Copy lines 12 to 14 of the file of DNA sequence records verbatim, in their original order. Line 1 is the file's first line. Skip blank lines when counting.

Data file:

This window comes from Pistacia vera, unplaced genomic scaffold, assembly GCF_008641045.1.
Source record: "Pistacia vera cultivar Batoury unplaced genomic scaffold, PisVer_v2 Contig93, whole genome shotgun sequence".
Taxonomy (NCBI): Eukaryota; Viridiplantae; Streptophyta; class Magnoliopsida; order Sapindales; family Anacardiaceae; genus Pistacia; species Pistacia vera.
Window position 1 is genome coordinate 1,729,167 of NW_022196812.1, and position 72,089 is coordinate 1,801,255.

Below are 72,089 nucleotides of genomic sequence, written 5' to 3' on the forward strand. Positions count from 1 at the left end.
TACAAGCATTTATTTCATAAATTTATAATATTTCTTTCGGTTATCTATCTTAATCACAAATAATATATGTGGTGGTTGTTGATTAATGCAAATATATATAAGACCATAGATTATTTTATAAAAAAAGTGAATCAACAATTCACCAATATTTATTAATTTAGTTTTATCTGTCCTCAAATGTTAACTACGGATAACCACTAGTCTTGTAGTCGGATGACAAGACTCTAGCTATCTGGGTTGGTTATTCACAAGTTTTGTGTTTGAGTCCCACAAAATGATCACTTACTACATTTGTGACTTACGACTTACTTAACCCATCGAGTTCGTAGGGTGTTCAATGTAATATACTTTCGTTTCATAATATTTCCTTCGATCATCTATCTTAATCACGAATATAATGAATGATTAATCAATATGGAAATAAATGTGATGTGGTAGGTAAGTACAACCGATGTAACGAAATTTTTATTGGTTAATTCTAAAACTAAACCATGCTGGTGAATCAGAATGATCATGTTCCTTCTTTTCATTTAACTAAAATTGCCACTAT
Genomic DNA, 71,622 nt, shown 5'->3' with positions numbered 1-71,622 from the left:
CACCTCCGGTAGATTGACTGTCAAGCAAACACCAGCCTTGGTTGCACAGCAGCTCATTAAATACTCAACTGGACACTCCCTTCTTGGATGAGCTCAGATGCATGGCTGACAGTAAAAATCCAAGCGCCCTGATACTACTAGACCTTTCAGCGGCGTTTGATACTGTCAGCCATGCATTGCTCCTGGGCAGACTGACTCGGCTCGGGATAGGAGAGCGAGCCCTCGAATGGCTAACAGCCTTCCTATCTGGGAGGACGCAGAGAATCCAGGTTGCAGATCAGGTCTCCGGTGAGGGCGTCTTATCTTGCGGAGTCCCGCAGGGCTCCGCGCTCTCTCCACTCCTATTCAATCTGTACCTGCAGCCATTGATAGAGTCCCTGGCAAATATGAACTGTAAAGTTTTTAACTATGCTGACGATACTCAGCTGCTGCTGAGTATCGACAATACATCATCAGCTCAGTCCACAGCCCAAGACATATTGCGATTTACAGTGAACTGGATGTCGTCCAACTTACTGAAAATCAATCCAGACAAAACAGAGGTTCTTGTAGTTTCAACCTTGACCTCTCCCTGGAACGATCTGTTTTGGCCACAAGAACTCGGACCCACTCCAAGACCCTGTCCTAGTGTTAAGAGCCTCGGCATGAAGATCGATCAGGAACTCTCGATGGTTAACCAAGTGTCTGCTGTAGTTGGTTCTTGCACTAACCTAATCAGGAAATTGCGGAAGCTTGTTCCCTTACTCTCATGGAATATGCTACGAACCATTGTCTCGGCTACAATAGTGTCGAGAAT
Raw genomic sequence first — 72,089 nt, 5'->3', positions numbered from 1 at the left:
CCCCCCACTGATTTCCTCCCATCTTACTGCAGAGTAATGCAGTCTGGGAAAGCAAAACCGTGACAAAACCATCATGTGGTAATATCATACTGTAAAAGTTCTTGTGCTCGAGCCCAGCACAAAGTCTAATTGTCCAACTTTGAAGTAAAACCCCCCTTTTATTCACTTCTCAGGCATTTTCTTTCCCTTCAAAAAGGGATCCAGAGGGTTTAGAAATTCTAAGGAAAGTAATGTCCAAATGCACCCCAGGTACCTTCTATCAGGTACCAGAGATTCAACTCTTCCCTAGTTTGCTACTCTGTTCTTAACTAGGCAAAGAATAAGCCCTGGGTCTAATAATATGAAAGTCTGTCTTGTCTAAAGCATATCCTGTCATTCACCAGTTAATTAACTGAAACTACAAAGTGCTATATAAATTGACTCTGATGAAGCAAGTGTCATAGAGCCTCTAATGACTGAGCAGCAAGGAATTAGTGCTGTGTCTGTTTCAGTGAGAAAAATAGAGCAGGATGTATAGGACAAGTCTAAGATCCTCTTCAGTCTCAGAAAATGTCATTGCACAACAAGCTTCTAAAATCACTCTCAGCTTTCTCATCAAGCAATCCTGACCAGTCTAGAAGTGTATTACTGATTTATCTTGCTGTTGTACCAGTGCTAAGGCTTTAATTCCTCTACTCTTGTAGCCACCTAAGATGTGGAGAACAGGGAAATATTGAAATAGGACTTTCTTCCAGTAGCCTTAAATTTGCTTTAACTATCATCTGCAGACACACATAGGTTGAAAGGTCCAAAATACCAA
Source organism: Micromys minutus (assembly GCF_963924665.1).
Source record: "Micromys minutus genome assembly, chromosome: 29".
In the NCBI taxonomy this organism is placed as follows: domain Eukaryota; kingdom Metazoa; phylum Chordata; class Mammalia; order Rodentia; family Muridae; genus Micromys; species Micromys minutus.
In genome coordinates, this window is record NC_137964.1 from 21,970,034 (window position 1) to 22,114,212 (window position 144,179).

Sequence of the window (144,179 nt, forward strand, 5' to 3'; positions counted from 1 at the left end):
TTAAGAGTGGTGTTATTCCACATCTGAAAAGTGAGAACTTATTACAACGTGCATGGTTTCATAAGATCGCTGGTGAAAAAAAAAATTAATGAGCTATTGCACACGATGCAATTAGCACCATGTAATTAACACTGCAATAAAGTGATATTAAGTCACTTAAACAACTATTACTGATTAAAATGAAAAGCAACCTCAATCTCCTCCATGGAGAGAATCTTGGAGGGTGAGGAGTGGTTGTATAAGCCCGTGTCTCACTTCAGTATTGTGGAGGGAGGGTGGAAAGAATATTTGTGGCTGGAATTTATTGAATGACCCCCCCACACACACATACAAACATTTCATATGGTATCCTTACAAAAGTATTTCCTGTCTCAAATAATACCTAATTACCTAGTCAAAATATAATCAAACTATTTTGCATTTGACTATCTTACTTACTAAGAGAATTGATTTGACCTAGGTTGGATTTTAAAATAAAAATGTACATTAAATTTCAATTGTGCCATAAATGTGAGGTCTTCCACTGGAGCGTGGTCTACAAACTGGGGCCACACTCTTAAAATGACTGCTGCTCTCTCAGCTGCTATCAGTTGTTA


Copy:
Source record: "Micromys minutus genome assembly, chromosome: 29".
In the NCBI taxonomy this organism is placed as follows: domain Eukaryota; kingdom Metazoa; phylum Chordata; class Mammalia; order Rodentia; family Muridae; genus Micromys; species Micromys minutus.
In genome coordinates, this window is record NC_137964.1 from 21,970,034 (window position 1) to 22,114,212 (window position 144,179).